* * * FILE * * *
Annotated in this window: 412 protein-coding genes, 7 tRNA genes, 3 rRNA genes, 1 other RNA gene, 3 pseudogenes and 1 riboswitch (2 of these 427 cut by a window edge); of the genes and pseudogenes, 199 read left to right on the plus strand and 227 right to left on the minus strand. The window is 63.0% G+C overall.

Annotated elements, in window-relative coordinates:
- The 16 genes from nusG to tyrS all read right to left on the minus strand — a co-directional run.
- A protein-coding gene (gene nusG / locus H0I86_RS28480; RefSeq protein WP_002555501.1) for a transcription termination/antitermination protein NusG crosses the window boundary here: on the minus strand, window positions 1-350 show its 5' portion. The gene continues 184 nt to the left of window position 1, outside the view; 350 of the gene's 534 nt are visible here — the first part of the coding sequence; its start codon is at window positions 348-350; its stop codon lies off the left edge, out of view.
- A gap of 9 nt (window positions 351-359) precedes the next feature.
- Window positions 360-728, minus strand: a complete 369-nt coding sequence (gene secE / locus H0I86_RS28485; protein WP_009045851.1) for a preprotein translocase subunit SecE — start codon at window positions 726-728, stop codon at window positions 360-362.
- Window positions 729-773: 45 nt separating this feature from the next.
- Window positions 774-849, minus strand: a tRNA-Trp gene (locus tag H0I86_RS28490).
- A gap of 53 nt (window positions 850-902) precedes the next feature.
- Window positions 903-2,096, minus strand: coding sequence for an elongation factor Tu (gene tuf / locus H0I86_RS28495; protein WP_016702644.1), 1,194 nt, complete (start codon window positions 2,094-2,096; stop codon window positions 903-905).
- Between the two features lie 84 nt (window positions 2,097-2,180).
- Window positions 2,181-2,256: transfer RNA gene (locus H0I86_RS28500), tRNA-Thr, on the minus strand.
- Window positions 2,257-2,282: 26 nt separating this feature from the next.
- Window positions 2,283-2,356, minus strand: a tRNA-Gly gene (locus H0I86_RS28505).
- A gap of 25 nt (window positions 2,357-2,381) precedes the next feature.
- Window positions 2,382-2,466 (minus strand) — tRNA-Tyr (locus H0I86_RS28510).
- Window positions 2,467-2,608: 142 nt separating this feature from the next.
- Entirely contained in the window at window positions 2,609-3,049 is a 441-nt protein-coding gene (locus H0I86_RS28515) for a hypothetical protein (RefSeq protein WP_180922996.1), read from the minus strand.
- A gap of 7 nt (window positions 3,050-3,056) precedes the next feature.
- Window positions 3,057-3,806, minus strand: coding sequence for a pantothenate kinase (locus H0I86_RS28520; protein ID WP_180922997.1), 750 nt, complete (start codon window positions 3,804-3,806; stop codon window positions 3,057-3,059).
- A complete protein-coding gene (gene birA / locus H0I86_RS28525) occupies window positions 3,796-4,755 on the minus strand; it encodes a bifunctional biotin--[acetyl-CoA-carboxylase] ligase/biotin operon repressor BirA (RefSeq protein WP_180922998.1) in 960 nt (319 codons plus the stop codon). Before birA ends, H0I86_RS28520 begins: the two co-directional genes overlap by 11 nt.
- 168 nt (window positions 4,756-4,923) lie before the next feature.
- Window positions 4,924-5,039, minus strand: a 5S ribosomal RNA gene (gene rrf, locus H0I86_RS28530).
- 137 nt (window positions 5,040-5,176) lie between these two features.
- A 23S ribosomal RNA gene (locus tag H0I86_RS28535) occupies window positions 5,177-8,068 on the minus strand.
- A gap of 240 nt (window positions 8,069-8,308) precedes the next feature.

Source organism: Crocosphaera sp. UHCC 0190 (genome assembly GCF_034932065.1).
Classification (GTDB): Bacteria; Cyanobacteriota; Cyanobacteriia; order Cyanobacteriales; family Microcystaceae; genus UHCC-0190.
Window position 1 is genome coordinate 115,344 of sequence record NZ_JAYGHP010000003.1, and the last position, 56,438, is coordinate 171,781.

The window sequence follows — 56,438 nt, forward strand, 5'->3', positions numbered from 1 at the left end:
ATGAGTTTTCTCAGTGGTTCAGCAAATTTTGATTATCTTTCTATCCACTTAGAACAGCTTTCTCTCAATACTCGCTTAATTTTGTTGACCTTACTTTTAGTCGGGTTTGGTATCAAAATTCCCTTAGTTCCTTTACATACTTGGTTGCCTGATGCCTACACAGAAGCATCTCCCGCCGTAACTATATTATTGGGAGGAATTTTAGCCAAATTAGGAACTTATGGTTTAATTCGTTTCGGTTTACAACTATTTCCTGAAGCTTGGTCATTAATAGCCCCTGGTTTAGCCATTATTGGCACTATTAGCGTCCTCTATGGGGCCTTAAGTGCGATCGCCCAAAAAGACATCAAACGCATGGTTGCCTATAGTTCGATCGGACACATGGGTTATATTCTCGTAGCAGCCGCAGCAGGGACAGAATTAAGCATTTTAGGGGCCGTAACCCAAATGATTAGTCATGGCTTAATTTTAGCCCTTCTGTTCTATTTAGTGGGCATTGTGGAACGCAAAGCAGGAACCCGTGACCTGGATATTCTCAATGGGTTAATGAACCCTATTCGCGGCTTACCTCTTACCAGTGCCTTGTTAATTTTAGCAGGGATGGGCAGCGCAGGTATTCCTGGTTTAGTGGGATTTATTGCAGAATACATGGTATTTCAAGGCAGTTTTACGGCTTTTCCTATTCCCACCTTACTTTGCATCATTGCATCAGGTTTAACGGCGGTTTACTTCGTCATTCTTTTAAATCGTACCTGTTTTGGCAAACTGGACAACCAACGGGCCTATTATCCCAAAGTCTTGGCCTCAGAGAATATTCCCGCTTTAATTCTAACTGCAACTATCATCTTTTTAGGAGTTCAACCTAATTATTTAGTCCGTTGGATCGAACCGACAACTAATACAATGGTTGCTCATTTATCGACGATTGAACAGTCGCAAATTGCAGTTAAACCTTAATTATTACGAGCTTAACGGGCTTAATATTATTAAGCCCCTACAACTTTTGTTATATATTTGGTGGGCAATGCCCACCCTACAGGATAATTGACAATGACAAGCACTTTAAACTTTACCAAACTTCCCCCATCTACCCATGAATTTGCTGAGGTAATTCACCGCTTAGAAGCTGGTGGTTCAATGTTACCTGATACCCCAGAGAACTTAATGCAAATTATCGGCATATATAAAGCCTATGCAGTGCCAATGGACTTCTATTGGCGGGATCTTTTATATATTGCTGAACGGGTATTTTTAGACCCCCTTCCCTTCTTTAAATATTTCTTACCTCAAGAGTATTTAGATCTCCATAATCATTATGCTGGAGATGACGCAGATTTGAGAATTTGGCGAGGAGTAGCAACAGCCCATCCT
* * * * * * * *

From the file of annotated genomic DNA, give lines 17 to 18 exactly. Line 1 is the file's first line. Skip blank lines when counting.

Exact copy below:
- Window positions 2,467-2,608: 142 nt separating this feature from the next.
- Entirely contained in the window at window positions 2,609-3,049 is a 441-nt protein-coding gene (locus H0I86_RS28515) for a hypothetical protein (RefSeq protein WP_180922996.1), read from the minus strand.